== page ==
Researchers from the University of Missouri School of Medicine have discovered that children who receive a seasonal flu shot are less likely to suffer symptoms from a COVID-19 infection. The finding comes from a review of more than 900 children diagnosed with COVID-19 in 2020.
It is known that the growth of one virus can be inhibited by a previous viral infection. This phenomenon is called virus interference, and it can occur even when the first virus invader is an inactivated virus, such as the case with the flu vaccine."
Anjali Patwardhan, MD, Professor of Pediatric Rheumatology and Child Health
Patwardhan reviewed records from 905 pediatric patients diagnosed with COVID-19 between February and August 2020 to determine each patient's influenza vaccination history. She discovered the COVID-19 positive children who received the influenza vaccine in the current flu season had lower odds of experiencing symptoms, respiratory problems or severe disease. She also found that children with COVID-19 who received the pneumococcal vaccine also had lower odds of experiencing symptomatic disease.
"Research on the pediatric population is critical because children play a significant role in influencing viral transmission," Patwardhan said. "Understanding the relationship and co-existence of other viruses alongside COVID-19 and knowing the vaccination status of the pediatric patient may help in deploying the right strategies to get the best outcomes."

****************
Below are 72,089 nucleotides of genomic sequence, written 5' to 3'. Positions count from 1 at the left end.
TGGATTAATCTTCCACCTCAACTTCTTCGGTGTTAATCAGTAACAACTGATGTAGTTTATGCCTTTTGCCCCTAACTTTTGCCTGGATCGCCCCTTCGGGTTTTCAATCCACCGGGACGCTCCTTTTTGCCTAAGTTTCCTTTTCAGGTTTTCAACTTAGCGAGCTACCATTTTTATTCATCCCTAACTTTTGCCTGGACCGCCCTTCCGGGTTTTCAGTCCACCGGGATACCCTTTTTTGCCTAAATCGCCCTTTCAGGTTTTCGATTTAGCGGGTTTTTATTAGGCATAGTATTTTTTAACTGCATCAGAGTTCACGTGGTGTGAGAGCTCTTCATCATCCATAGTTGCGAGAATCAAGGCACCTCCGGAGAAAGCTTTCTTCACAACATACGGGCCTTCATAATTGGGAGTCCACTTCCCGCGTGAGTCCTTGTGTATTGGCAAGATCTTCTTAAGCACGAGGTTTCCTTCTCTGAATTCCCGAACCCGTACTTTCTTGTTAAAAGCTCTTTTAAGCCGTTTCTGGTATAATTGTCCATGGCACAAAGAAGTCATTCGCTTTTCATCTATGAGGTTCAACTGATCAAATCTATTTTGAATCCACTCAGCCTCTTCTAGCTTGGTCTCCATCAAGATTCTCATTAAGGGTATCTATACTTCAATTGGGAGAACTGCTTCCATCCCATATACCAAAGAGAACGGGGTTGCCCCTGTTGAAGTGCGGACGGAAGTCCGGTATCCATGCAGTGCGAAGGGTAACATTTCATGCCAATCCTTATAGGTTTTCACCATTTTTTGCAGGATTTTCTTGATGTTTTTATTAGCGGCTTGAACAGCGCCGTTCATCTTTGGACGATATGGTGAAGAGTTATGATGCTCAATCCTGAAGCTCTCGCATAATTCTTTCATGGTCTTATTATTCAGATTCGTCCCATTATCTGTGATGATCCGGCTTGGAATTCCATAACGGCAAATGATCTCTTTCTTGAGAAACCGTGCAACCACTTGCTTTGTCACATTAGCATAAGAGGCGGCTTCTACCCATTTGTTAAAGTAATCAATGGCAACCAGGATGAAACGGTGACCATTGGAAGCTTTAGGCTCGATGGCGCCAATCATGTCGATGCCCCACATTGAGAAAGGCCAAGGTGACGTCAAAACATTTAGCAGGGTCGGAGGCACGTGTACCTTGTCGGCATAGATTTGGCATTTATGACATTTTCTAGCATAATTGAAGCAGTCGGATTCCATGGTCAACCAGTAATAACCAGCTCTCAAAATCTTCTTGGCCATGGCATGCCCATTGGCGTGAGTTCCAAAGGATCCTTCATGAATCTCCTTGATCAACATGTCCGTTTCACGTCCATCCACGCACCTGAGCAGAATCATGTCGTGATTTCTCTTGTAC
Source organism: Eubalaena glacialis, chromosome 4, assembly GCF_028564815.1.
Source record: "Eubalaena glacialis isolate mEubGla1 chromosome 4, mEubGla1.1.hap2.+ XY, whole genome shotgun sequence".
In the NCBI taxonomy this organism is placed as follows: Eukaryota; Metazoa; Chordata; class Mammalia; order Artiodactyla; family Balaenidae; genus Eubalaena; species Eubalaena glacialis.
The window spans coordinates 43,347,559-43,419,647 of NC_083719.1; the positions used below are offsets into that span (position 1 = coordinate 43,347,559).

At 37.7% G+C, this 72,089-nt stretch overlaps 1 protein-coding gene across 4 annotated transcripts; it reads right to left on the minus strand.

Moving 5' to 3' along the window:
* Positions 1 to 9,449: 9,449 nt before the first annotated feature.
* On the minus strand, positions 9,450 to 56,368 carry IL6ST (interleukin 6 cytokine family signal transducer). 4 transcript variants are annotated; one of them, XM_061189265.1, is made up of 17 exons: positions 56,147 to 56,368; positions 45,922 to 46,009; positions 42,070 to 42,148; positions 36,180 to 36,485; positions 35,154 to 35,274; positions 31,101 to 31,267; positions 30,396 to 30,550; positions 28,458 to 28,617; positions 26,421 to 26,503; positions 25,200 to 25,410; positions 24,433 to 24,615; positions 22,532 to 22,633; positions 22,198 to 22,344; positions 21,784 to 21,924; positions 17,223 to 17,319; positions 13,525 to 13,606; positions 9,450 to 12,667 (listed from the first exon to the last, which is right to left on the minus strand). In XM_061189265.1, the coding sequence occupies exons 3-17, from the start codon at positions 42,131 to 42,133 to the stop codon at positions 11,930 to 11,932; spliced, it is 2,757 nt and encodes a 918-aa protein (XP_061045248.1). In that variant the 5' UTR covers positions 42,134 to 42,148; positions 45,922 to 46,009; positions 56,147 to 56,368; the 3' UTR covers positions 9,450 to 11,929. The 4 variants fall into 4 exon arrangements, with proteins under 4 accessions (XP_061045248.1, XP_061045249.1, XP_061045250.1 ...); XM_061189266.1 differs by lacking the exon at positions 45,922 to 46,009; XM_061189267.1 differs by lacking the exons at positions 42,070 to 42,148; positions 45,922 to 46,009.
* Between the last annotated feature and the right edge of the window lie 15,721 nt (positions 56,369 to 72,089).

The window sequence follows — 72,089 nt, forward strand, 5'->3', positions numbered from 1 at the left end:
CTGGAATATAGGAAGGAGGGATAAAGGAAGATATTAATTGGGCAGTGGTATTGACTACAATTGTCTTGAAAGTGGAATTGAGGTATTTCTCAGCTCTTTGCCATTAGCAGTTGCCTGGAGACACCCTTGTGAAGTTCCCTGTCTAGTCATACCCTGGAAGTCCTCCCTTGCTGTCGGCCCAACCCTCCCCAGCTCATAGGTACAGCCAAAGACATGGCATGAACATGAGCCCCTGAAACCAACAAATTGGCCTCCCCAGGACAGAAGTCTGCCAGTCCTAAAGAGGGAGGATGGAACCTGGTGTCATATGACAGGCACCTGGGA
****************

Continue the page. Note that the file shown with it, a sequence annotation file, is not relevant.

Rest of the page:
Patwardhan said it will also be important to explore the connection between vaccinations and COVID-19 symptoms in a larger geographical-multiracial study.
"Based on these findings, we hypothesize that the higher incidence of COVID-19 in minority populations may also reflect their low vaccination rate apart from other health inequalities," Patwardhan said.
Patwardhan, A & Ohler, A (2021) The Flu Vaccination May Have a Protective Effect on the Course of COVID-19 in the Pediatric Population: When Does Severe Acute Respiratory Syndrome Coronavirus 2 (SARS-CoV-2) Meet Influenza?. Cureus. doi.org/10.7759/cureus.12533.